Most of the attention focused on the Act’s main champion, the archeologist who has held control over El Mirador for over twenty years. While this focus is relevant to the questioning and deconstruction of the explorer-hero myth, it would be a mistake to ignore the wider, deeply rooted implications of the battle. Just as Indiana Jones plundered for others, and explorers of the 19th century amassed items for museums and private collections, pressure over the MBR exists because there are larger interests behind these efforts. The sources and motivations of their funding can easily be traced back to roots and discourses similar to those that justified explorers’ actions two hundred years ago. Museums around the world have patrons, just as defenders of the scheme to de- and re-classify the MBR do. Plans to implement changes in the MBR—if the act were to pass—are murky, at best. Questions are rarely answered with solid evidence, and documentation is scant. Just as the Indiana Jones saga has aged to reveal the prejudices and misconceptions of the 1980s, our reading of the battle over El Mirador must be done through a lens that questions claims to territory based almost entirely on fictional romanticism.

Notes

[1] Childs, Craig. 2010. Finders Keepers: A Tale of Archaeological Plunder and Obsession. Little, Brown and Company, New York.

[2] Paton, Calum. 2017. Ancient Mayan Heads Smuggled Out of Guatemala Return Home After More Than 50 Years Newsweek. https://www.newsweek.com/ancient-mayan-heads-smuggled-out-guatemala-return-home-707844 access date 15 August 2020.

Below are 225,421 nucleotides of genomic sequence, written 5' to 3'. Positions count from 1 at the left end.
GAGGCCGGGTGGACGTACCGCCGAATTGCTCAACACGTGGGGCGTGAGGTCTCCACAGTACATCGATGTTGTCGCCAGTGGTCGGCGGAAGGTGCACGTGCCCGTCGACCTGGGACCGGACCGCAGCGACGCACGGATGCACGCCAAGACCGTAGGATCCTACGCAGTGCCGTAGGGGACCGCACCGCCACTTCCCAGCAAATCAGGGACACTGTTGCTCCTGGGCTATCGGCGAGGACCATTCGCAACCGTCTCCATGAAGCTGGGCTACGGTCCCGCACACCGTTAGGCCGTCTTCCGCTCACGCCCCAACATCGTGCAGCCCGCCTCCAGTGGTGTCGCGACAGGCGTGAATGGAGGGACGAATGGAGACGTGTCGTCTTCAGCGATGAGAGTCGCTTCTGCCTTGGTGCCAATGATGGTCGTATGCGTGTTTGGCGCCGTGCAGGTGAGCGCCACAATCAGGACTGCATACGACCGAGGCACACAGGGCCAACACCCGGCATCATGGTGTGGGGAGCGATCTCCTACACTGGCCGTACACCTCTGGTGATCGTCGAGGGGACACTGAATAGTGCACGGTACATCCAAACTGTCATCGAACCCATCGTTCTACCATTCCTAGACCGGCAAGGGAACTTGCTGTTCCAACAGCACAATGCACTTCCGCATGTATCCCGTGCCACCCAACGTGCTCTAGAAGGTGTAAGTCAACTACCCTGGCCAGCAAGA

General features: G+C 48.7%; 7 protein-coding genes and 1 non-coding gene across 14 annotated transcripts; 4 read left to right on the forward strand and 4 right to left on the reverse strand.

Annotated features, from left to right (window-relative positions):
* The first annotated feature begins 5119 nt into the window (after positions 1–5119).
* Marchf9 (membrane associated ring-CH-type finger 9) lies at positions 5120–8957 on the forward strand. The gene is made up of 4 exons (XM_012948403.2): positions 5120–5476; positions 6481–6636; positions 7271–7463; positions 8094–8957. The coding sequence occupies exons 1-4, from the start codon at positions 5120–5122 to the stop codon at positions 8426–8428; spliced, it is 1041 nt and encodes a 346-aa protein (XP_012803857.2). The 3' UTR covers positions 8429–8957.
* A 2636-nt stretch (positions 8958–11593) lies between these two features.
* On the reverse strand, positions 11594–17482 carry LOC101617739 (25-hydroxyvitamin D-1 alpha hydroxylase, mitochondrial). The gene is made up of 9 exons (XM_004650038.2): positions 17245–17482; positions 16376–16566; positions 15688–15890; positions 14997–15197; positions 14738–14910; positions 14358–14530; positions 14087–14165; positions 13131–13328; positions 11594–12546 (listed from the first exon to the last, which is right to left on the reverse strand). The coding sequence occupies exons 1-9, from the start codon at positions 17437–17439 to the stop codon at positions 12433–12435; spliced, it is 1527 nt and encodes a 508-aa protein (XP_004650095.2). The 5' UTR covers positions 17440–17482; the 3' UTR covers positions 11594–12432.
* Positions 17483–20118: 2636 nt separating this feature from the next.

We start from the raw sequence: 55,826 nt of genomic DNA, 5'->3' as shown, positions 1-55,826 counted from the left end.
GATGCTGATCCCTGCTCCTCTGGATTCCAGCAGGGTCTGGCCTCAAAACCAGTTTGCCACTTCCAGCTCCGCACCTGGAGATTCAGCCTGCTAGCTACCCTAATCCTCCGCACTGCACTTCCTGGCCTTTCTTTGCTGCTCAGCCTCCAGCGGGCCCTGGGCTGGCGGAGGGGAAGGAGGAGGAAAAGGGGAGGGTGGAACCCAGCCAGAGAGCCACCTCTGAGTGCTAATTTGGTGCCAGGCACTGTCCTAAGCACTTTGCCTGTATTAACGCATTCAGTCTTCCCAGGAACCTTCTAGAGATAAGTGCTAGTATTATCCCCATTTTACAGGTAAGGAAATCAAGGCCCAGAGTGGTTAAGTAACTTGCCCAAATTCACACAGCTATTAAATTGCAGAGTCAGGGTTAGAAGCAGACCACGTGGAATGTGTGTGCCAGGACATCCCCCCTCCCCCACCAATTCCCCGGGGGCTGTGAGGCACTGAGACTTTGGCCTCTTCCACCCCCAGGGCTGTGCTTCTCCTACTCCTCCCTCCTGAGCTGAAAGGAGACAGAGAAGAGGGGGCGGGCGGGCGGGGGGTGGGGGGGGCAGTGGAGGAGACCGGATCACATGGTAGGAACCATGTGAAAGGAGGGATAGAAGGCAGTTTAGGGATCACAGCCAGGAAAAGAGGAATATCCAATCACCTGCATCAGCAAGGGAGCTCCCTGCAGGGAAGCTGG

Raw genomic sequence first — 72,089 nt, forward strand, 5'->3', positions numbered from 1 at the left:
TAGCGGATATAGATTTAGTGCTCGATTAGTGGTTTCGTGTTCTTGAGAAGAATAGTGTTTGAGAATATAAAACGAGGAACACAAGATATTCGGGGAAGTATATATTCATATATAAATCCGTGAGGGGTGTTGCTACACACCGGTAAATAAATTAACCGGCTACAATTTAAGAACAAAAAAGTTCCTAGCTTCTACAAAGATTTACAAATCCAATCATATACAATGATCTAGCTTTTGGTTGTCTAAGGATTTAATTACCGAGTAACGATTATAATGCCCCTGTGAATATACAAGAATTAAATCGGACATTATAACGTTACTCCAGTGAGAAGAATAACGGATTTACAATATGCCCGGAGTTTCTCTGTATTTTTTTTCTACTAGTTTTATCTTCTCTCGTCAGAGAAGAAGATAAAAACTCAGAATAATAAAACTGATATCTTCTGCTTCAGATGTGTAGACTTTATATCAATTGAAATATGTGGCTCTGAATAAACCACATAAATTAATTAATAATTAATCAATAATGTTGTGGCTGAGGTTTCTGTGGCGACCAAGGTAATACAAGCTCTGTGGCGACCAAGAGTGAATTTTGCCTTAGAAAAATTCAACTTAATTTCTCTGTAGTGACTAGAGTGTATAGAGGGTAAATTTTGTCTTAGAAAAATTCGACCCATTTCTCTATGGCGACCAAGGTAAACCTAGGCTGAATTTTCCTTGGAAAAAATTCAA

[3] History.com. Editors. 2009. National Geographic Society Founded. A&E Television Networks. https://www.history.com/this-day-in-history/national-geographic-society-founded access date 15 August, 2020.

[4] A sample of such discourse can be seen in this 2009 video by National Geographic on then recent findings in El Mirador: https://youtu.be/fwuUyrEBdbs.

[5] Some examples of this debate and Anthropology’s contribution to it can be found in the references below.


References

Brosius, Peter. 1999. “Analyses and Interventions: Anthropological Engagements with Environmentalism” en Current Anthropology. 40 (3), pp 277-309

Chapin, M. 2004. “A Challenge to Conservationists” in World Watch Magazine 17(6). World Watch Institute, Washington, DC.

Dietz, T. and P. C. Stern. 1998. “Science, Values and Biodiversity” in BioScience 48(6) 441-444

Escobar, Arturo. 1999. After Nature: Steps to an Antiessentialist Political Ecology. Current Anthropology 40, no. 1: 1-30.

Kopnina, H. 2012. “Toward conservational anthropology: addressing anthropocentric bias in anthropology” in Dialectic Anthropology. 36. Pp. 127-146

Milton, Kay (ed) 1993. Environmentalism, The View from Anthropology. Routledge, New York. P.1-30

Orlove, Benjamin y S.B. Brush. 1996. “Anthropology and the Conservation of Biodiversity” in American Review of Anthropology, 25. Pp. 329-352

Redford, K. y E. Fearn (eds). 2007. Protected Areas and Human Displacement: A Conservation Perspective. Working Paper No. 29, Wildlife Conservation Society, New York. Pp.1-28 y 48-59

Roebuck, P. y P. Phifer. 1999. The Persistence of Positivism in Conservation Biology. Conservation Biology. 13(2) pp 444-446

West, P. y Brockington, D. 2006. “An Anthropological Perspective on Some Unexpected Consequences of Protected Areas” en Conservation Biology. 20, pp. 609-616

[6] For a comprehensive timeline of forestry concessions in the MBR visit https://acofop.org/

[7] https://youtu.be/uiZZQhnGveE